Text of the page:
There are several routes that are used by migrants. The main one goes through the town of Agadez, Niger. It is a crossroads for migrants that originate from 17 African and West African countries: Cameroon, Senegal, Mali, Burkina Faso, Central African Republic, Republic of the Congo, Democratic Republic of the Congo, Nigeria, Guinea, plus others. Agadez truly became a focal point for migrations with the creation of the Schengen area. There is also a route that goes through another important crossroad, Gao, Mali. Similar key routes exist such as the one that goes from Darfur and Sudan to Egypt. But most migrants that want to reach countries of the European Union will be found in Agadez and Gao: those two towns see 80-90% of the total of migrants that are on their way to other destinations.

Are there any other crossroads that are important and worth mentioning?

There is another route that concentrates a maximum of 20% of these migrants that extends from Mauritania to Western Sahara. Here the major crossroad is the town of Bir Gandus in Western Sahara. There we can find a lot of French-speaking migrants, most of them from Senegal or Mali but also Gambia. The context generated by the COVID-19 pandemic has increased the importance of Bir Gandus which a total of around  30-35% of migrants pass through. It is important to know that Bir Gandus connects directly to the town of Nouadhibou in Northwestern Mauritania. From there many migrants try to reach the Canary Islands. People in Nouadhibou originate generally from towns such as Laayoune and Dakhla (Western Sahara), Ifni and Tarfaya (Morocco), Port of Saint Louis in Senegal, as well as Nouakchott in Mauritania.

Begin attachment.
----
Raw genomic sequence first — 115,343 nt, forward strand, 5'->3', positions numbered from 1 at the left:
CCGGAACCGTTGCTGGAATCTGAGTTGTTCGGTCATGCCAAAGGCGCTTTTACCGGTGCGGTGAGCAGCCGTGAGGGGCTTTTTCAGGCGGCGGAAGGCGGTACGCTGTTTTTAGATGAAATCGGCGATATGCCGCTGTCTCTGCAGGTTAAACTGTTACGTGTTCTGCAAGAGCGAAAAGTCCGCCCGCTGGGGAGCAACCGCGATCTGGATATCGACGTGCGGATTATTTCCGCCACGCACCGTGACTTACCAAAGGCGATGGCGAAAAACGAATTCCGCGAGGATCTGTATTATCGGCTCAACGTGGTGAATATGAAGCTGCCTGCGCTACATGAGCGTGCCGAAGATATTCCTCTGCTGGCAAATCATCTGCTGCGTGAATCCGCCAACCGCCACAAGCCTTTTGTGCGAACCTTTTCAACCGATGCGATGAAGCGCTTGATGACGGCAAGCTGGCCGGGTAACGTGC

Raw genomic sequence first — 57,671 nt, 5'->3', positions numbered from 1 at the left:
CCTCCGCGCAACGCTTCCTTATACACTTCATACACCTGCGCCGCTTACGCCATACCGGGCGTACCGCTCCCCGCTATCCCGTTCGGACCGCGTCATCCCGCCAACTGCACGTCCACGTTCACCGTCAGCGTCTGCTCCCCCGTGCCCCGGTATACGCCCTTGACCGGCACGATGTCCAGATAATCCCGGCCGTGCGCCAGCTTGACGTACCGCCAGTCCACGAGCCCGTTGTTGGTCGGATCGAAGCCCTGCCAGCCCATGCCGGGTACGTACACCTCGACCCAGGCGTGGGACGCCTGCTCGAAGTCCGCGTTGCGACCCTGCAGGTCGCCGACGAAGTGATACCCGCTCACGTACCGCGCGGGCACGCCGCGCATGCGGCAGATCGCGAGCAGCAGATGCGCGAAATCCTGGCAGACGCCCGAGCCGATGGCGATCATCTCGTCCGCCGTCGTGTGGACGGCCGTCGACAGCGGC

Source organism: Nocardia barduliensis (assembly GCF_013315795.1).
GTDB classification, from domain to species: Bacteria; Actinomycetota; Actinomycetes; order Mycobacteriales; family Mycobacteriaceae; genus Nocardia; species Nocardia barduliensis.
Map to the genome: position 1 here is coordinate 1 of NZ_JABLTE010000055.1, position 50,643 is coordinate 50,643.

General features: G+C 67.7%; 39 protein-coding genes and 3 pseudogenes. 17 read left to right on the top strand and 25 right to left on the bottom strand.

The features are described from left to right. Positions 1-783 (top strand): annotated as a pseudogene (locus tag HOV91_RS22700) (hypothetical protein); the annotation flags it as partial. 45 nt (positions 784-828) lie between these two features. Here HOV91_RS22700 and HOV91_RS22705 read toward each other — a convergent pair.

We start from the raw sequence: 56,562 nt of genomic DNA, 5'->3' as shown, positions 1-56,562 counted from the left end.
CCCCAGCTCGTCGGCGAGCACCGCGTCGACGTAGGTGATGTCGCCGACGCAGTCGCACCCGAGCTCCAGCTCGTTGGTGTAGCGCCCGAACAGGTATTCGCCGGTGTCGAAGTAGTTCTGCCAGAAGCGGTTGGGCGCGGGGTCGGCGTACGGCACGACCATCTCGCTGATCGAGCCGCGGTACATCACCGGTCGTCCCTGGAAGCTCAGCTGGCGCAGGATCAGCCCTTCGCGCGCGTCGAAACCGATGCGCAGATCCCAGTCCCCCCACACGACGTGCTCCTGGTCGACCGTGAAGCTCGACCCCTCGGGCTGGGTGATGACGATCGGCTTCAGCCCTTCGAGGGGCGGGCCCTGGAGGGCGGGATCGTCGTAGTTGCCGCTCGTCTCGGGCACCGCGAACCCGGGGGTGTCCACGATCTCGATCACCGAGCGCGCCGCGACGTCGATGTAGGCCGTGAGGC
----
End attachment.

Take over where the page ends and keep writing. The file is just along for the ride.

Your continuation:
Do migrants mainly come from African countries?

There are some exceptions such as at the border between Morocco and Algeria, where some migrants come from the Middle East, India, Nepal, or Bangladesh for example. But those are really special cases in the subregion, as most migrants are indeed Africans. And some of them ended up exploring new routes. Many people originating from Gambia, Senegal, and the South of Morocco are now making use of the Atlantic Ocean as a way for them to try and reach the Canary Islands.

What are the real reasons behind the consistent waves of migrations over time?

In Oujda where our action is concentrated, there have been seven to eight successive waves of migrations since the Schengen area was announced and then established. We saw movements of migrants coming from Liberia, the Ivory Coast, Mali, Central Africa, and Zaire among others. They all shared something in common: they were fleeing conflicts and situations of war. Wars do generate waves of migrations.

Closer to us, the Arab Spring in 2011 brought the obvious issue of the Syria conflict. With the war in this country, we witnessed serious numbers of Syrian migrants coming to Oujda. Some of them came through the border between Algeria and Morocco, but others came directly from Libya or Turkey. The conflict in Yemen generated a similar situation, though their numbers were very limited in comparison to Syrians.

Apart from that, we can mention the case of Libyans, Tunisians, and Moroccans that happened to be living and working in Libya before the Arab Spring came and caused them to lose everything. Many of them also ended up in Oujda. And the intention was always the same: try and reach the European “El Dorado,” which is a strong motivating force for 80-90% of the migrants.

What can you tell us about the European Union (EU) and its role in these crises?